Like little stars.
These results suggest that men, relative to women, have a particularly hard time being “just friends.” What makes these results particularly interesting is that they were found within particular friendships (remember, each participant was only asked about the specific, platonic, friend with whom they entered the lab). This is not just a bit of confirmation for stereotypes about sex-hungry males and naïve females; it is direct proof that two people can experience the exact same relationship in radically different ways. Men seem to see myriad opportunities for romance in their supposedly platonic opposite-sex friendships. The women in these friendships, however, seem to have a completely different orientation—one that is actually platonic.
To the outside observer, it seems clear that these vastly different views about the potential for romance in opposite-sex friendships could cause serious complications—and people within opposite-sex relationships agree. In a follow-up study, 249 adults (many of whom were married) were asked to list the positive and negative aspects of being friends with a specific member of the opposite sex. Variables related to romantic attraction (e.g., “our relationship could lead to romantic feelings”) were five times more likely to be listed as negative aspects of the friendship than as positive ones. However, the differences between men and women appeared here as well. Males were significantly more likely than females to list romantic attraction as a benefit of opposite-sex friendships, and this discrepancy increased as men aged—males on the younger end of the spectrum were four times more likely than females to report romantic attraction as a benefit of opposite-sex friendships, whereas those on the older end of the spectrum were ten times more likely to do the same.
Taken together, these studies suggest that men and women have vastly different views of what it means to be “just friends”—and that these differing views have the potential to lead to trouble. Although women seem to be genuine in their belief that opposite-sex friendships are platonic, men seem unable to turn off their desire for something more. And even though both genders agree overall that attraction between platonic friends is more negative than positive, males are less likely than females to hold this view.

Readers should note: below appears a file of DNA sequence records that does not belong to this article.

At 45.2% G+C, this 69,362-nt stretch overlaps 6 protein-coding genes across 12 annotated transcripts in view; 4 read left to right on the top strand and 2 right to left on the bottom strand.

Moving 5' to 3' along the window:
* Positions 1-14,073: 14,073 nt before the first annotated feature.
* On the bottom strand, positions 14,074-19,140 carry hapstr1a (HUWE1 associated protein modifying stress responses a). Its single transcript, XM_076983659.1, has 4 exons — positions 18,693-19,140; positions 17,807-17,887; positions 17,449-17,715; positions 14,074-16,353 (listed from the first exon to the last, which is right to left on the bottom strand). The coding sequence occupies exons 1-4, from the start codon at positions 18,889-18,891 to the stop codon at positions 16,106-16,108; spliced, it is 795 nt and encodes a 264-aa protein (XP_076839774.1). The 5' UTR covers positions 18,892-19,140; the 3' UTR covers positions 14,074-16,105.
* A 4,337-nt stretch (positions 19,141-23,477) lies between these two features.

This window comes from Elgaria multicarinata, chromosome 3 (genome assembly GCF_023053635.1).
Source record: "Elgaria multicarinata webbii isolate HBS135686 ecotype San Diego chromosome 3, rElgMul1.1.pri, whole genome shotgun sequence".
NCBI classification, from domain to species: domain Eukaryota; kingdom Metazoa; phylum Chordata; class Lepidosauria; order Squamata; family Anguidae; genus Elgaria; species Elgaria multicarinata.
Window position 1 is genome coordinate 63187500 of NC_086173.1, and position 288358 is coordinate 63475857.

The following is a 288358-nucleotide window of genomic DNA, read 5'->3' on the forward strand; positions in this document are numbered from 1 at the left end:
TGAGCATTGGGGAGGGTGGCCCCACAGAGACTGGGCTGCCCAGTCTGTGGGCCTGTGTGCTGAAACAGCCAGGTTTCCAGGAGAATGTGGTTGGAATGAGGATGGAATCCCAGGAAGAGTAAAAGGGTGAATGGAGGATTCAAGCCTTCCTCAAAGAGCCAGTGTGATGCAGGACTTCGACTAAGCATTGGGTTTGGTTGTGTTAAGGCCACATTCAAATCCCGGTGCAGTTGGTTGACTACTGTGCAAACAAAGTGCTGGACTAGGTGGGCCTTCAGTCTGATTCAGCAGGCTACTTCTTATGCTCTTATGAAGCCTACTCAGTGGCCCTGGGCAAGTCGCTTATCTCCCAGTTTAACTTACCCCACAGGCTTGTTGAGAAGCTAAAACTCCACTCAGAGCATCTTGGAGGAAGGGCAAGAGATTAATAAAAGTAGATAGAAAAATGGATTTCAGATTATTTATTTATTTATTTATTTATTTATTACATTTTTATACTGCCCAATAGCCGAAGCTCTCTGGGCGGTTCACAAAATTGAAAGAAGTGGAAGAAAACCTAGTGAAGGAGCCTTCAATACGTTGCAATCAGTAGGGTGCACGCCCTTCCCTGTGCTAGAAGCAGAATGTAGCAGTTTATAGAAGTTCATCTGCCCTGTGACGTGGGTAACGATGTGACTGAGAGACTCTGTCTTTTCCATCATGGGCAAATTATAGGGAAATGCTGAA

So, can men and women be “just friends?” If we all thought like women, almost certainly. But if we all thought like men, we’d probably be facing a serious overpopulation crisis.
Like little stars.
World's best pie apple. Essential for Tarte Tatin. Has five prominent ribs.
So pretty. So early. So ephemeral. Tastes like strawberry candy (slightly).
My personal fave. Ultra-crisp. Graham cracker flavor. Should be famous. Isn't.
High flavored with notes of blood orange and allspice. Very rare.
Jefferson's favorite. The best all-purpose American apple.
New Hampshire's native son has a grizzled appearance and a strangely addictive curry flavor. Very, very rare.
Makes the best hard cider in America. Soon to be famous.
Freak seedling found in an Oregon field in the '60s has pink flesh and a fragrant strawberry snap. Makes a killer rose cider.
Ben Franklin's favorite. Queen Victoria's favorite. Only apple native to NYC.
Really does taste like pineapple.
Salon is proud to feature content from Scientific American, the longest continuously published magazine in the United States and the leading popular source and authority on science, technology and innovation. With a worldwide print and digital audience of more than five million people, fourteen local language editions, and a major new
blog network, Scientific American engages, educates and inspires current and future generations of science-interested citizens and public and private sector leaders.